Ljubljana (Ger. Laibach).
- Bojan Bujic
- , revised by Ivan Klemenčič
Capital city of Slovenia. The oldest permanent settlement of today’s inner city of Ljubljana is known to be from the time of the culture of urn burial sites of the late Bronze Age. The settlement continued through the entire late Iron Age until the arrival of the Romans. At the beginning of the Christian era the Roman settlement of Emona was founded; this became a diocesan seat in the 4th century ce. It is first mentioned by Pliny the Elder in the middle of the first century, and in the next century by Ptolemy. The Slovenian name Ljubljana, as well as its German variant Laibach, are first mentioned in written sources in 1144 and 1146. Ljubljana gained city rights in the 13th century, and in the 16th century it became the cultural centre of the Slovenian nation; prior to that it had been the capital of the central Slovenian province of Carniola (Kranjska), which was ruled by the Habsburg house for six centuries. In 1918 Ljubljana became the capital of the Slovenian nation and in 1945 of the Federal Republic of Slovenia, both within Yugoslavia. The communist revolution during World War II was followed by a period of communist totalitarianism (1945–90), which meant the forced withdrawal of the Slovenian nation from Western Christian civilization. In 1991 the city became the capital of the independent state of Slovenia, which, in 2004, became part of the European Union and member of NATO (2007 introduction of Euro). After independence the town saw more and more tourists visit, and it ascended to second place of the most recommended destinations in Europe, ‘Best in Europe 2014’ (after Lonely Planet) as one of the most green capitals in Europe. In 2010 Ljubljana was named by Unesco the World Book Capital. For the year 2016 the European Commission declared the town Green capital of Europe. In the same year city of Ljubljana was awarded by World Federation of Travel Journalists and Writers with Golden Apple Award for excellent achievements in the field of tourism and soustainbility.
The city retains the geographical significance of the ‘Ljubljana gateway’, the crossing of paths between the West and the East, from Northern and Central Europe to the Mediterranean and the south. It is situated on the only European point of contact between the Romanic, German, Slavic, and Finno-Ugrian worlds. The proximity of the city to the important cultural centres of Central Europe and its long stability and freedom from Turkish occupation ensured a rich and varied musical life. The cultural identity of Ljubljana as a Central European city has been influenced mostly by the achievements of Italian and German culture, especially with regard to music. The cultural history of Slovenia can be seen as a long process of formation and consolidation of a national and Central European identity.
Art music in the Middle Ages was fostered predominantly by churches and monasteries. A Franciscan monastery was founded by 1242, and music was practised in the church of St Peter from its foundation in the 10th century. The cathedral was musically active from the late Middle Ages and had a song school from the early 15th century. Later the Jesuit college became a centre for musical instruction. The earliest references to organized bodies performing secular music date from the 16th century; in 1544 the city council appointed musicians to the permanent posts of Stadtpfeifer and Landestrompeter, and Stadtgeiger are recorded from 1571. Throughout the 17th century these musicians regularly took part in the numerous musical performances at the Jesuit theatre. In the second half of the 16th century Protestantism was strongly increasing in Slovenian countries. The representatives of this new religion edited more than 50 Slovenian books, among them first Slovenian printed book (1550) and Slovenian Bible (1584). The theatre continued to add more and more splendour to its performances, with frequent visits by Italian opera companies, such as that of Angelo and Pietro Mingotti. Baroque operas had been performed by professional companies since the 1650s; after 1740 the stream of visiting Italian companies was unbroken, and after 1768 German companies also began appearing, presenting Classical repertoire in particular. In the 18th century opera performances were given in the palace of Count Auersperg, until the Stanovsko gledališče (‘Theatre of the Estates’) was opened in 1765. Between 1779 and 1782 Emanuel Schikaneder’s company performed a number of Singspiele and operas.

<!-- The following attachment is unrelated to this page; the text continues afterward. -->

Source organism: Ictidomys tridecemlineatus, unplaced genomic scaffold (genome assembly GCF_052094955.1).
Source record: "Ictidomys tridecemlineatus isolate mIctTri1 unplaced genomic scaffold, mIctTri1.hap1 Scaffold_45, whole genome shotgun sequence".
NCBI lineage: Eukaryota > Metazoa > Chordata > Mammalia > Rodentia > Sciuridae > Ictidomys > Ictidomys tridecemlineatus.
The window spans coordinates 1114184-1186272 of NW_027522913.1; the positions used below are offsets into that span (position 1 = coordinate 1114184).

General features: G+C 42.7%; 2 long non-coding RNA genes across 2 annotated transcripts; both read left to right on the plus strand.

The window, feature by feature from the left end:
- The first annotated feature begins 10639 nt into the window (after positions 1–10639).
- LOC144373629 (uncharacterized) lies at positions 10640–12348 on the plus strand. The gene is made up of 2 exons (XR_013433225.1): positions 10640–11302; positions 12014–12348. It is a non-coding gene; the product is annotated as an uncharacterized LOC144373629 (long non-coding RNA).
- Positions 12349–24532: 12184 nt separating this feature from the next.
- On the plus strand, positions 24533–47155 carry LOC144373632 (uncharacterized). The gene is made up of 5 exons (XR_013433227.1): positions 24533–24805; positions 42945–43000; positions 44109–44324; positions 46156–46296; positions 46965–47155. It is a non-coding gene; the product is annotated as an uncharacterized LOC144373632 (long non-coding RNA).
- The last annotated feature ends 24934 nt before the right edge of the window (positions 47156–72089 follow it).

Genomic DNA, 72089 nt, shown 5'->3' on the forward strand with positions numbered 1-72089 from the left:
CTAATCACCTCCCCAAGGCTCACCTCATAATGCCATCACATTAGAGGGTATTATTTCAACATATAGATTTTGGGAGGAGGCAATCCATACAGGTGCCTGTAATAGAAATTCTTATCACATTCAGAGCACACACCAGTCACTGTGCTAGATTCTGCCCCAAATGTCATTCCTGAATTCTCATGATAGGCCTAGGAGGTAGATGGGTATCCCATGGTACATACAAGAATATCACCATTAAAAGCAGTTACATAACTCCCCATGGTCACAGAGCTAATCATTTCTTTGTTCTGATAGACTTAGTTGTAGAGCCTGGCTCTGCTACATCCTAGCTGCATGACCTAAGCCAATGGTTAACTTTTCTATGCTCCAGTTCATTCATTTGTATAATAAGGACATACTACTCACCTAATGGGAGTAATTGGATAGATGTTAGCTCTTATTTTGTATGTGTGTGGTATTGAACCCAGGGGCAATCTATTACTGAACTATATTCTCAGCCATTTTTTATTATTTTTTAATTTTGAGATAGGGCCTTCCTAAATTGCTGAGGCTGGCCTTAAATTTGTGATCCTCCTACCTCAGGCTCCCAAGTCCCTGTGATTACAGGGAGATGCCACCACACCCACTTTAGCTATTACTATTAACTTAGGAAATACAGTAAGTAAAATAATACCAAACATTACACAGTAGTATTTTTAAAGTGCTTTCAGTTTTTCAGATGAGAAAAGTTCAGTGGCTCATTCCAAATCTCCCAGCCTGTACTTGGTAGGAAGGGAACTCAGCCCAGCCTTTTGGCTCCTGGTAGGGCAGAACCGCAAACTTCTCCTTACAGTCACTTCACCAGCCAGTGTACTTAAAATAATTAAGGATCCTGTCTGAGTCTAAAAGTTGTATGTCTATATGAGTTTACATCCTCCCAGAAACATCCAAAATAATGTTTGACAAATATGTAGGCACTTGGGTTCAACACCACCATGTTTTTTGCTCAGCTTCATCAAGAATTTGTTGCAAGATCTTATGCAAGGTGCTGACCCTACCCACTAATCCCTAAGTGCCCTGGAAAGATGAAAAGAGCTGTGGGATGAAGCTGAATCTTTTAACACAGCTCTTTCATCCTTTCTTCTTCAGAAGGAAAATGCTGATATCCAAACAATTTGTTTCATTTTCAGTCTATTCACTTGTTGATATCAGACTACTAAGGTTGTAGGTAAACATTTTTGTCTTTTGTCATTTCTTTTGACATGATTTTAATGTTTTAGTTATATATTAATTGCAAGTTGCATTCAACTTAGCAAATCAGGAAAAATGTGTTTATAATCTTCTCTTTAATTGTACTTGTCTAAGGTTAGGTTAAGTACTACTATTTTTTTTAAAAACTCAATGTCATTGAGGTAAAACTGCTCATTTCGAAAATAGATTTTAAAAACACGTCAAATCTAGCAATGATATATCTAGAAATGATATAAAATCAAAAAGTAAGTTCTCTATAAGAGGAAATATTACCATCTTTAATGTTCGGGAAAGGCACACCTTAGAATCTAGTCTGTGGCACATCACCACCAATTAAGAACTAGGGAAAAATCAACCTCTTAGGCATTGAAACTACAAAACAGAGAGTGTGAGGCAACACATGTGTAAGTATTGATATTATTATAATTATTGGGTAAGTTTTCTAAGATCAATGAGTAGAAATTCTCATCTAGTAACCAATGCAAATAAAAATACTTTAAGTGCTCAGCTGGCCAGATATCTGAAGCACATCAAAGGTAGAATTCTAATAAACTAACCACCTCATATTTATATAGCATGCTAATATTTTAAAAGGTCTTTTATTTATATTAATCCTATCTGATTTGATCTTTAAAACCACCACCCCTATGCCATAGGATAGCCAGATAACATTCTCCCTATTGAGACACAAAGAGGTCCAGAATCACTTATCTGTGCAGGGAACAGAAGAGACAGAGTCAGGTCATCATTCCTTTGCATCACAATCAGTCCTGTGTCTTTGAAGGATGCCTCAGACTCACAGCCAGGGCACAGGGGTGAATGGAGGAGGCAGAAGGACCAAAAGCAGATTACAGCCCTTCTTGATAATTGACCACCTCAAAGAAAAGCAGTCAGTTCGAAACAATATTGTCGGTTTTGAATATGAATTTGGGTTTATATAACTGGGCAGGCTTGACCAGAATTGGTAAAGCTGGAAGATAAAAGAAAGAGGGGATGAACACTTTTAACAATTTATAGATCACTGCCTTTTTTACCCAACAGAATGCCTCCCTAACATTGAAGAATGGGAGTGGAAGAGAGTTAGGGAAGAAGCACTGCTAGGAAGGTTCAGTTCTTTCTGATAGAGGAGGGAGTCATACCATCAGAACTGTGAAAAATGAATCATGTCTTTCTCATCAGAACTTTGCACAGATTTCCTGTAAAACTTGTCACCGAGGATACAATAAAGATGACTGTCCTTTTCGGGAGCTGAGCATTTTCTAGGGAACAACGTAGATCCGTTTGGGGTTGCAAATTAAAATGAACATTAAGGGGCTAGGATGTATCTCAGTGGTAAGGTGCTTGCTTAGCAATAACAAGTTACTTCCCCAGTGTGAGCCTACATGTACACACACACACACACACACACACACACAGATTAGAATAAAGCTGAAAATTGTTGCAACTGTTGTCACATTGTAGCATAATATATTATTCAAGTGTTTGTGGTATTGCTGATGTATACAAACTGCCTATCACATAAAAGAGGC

The Academia Operosorum, a predecessor of the Slovenian Academy of Sciences and Arts, was founded in 1693. The important Academia Philharmonicorum (founded 1701) was an aristocratic music institution which performed oratorios and orchestral music until the middle of the century. A Baroque society, it was the first in the Habsburg monarchy, and its classically oriented successor, the middle-class Philharmonische Gesellschaft (founded in 1794), later together with aristocracy was also one of the very first societies of its kind. The orchestra of this society from its inception performed many works by contemporary Viennese composers. It elected Haydn (1800) and Beethoven (1819) to honorary membership. In gratitude, Beethoven gave the Philharmonic a copy of the score to his Pastoral Symphony with his hand-written additions and corrections, while Haydn expressed his thanks with the parts to the C major Missa in Tempore belli or Paukenmesse (both are preserved in the National and University Library in Ljubljana). Other celebrated honorary members include Paganini (1824) and Brahms (1885). In 1816 the society opened a public music school; one of the unsuccessful applicants for the post of teacher was the 19-year-old Schubert. The society continued until the early years of the 20th century, remaining identified with the German-speaking section of the population.
The activity of the Slovenian nationalists in the mid-19th century was centred on the čitalnice (reading rooms), cultural societies which devoted much time to music, especially choral. The Ljubljana reading Room appeared in 1861. From 1872 onwards, musical life was the domain of the Glasbena matica (Musical Centre). As the then central music institution in the Slovenian territories, it was engaged in the propagation of folk music and it supported the creative work of Slovenian composers and oversaw the publication of their compositions, as well as taking responsibility for music education and performance. It founded a large choir as well as the first Slovenian Philharmonic (Slovenska filharmonija; 1908–13) under Václav Talich. Among its international successes was an appearance in Vienna at the Golden Hall of the Musikverein, with a choral concert and a performance of The Spectre’s Bride conducted by its composer, Dvořák. On the latter’s 60th anniversary, Glasbena matica organized a gala concert of his works and elected him as an honorary member. The division into two streams of parallel effort by the German-speaking minority and Slovenian-speaking majority caused several crises as well as a positive spirit of competition during the period of growing national consciousness in the second half of the 19th century, which substantially enhanced the level and extent of musical life.